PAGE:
2 Way Syncing

jw schultz jw at pegasys.ws
Wed Feb 26 08:14:00 EST 2003

On Tue, Feb 25, 2003 at 09:48:12AM -0500, Bennett Todd wrote:
> 2003-02-25T08:52:38 va_public <yahoogroups at vikas.mailshell.com>:
> > --- In rsync at yahoogroups.com, Wayne Davison <wayned at u...> wrote:
> > > On Mon, Feb 24, 2003 at 08:13:15PM -0800, Len Sh wrote:
> > > > I need to be-able to sync both ways so the files can be changed on
> > > > either server? 
> > > 
> > > I recommend using the program "unison" for this -- I find it to be
> > > indispensable.
> > 
> > Why not just use rsync as mentioned in the FAQ for this?
> > 
> > rsync --update source target
> > rsync --update target source
> The difference is there's a problem unison solves, that rsync
> cannot.
> Suppose a file is updated on both sides, between syncs?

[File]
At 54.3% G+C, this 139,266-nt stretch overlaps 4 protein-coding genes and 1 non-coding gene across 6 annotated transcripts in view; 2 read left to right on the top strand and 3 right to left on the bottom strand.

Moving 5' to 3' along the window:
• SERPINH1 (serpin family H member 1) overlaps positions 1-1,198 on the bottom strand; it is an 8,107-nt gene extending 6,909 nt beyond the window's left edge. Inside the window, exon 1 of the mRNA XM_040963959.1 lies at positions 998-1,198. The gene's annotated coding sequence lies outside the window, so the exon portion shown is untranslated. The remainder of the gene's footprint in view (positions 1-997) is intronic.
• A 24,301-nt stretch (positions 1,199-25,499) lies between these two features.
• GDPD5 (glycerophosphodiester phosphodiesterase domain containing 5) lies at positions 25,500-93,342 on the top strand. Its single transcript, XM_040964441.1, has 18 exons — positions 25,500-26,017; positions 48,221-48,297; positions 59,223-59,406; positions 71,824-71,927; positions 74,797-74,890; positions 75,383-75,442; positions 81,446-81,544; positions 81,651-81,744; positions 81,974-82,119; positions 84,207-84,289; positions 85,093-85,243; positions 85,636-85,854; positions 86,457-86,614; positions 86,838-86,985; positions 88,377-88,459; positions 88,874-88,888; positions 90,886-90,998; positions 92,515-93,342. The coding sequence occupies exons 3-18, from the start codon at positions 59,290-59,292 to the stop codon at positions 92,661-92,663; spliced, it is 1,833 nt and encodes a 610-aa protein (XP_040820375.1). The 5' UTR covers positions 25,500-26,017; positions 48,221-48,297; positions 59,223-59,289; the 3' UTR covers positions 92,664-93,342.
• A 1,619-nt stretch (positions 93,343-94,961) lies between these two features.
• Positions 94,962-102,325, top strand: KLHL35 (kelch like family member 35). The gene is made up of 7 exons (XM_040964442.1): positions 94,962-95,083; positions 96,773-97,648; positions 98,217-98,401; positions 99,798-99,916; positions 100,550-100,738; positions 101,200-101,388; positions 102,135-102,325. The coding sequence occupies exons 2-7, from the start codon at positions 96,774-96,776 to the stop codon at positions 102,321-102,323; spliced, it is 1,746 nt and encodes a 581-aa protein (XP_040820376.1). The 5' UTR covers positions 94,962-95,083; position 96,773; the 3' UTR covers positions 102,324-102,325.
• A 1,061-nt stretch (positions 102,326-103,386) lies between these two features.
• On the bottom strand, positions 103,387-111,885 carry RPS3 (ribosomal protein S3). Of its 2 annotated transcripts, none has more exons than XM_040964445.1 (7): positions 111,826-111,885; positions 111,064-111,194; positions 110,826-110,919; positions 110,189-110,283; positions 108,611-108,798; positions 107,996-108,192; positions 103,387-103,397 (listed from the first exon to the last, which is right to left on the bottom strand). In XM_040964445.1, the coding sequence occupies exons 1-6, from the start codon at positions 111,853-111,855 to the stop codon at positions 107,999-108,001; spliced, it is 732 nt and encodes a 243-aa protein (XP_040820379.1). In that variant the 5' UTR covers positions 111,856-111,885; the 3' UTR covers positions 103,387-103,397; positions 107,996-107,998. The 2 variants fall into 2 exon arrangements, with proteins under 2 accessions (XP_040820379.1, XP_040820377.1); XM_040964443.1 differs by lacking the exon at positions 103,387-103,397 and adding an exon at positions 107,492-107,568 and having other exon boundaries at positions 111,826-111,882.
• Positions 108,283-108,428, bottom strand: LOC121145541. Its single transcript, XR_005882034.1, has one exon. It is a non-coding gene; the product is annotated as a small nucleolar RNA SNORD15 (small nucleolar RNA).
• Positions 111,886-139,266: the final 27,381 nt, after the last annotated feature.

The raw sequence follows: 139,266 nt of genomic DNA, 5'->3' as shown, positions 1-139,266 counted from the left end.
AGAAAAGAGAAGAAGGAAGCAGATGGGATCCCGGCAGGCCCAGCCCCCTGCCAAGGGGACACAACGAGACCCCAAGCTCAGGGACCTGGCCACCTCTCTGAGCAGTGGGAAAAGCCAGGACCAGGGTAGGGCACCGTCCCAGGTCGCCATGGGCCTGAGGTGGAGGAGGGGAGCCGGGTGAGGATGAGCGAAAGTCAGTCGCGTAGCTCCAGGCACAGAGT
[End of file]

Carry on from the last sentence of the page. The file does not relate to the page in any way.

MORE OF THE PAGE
> Rsync has no way of knowing that that has happened; in the above
> back-n-forth --update, rsync will overwrite the older file with the
> newer; the edits made first will be lost.
> Unison can recognize this situation and report the conflicting
> edits.
> This is possible because Unison keeps some private data, notes to
> itself describing the last state in which it left the files.
> Rsync on the other hand looks at only the actual state of the files
> as found on disk, it has no private notes to itself. This is a
> strength in some applications and a weakness in others. The two
> tools solve different problems, albeit with some overlap.

Even more common is the issue of deletion.  With the doubled
rsync files will accrete unless you delete them from both
ends manually between syncs.

Rsync is ill suited for bidirectional syncing.  It will miss
some things and do others you don't want.

Unison is perfect for the bidirectional sync but for
unidirectional, especially backups, it has it's own

There is a reason the toolbox was invented.

	J.W. Schultz            Pegasystems Technologies
	email address:		jw at pegasys.ws

		Remember Cernan and Schmitt

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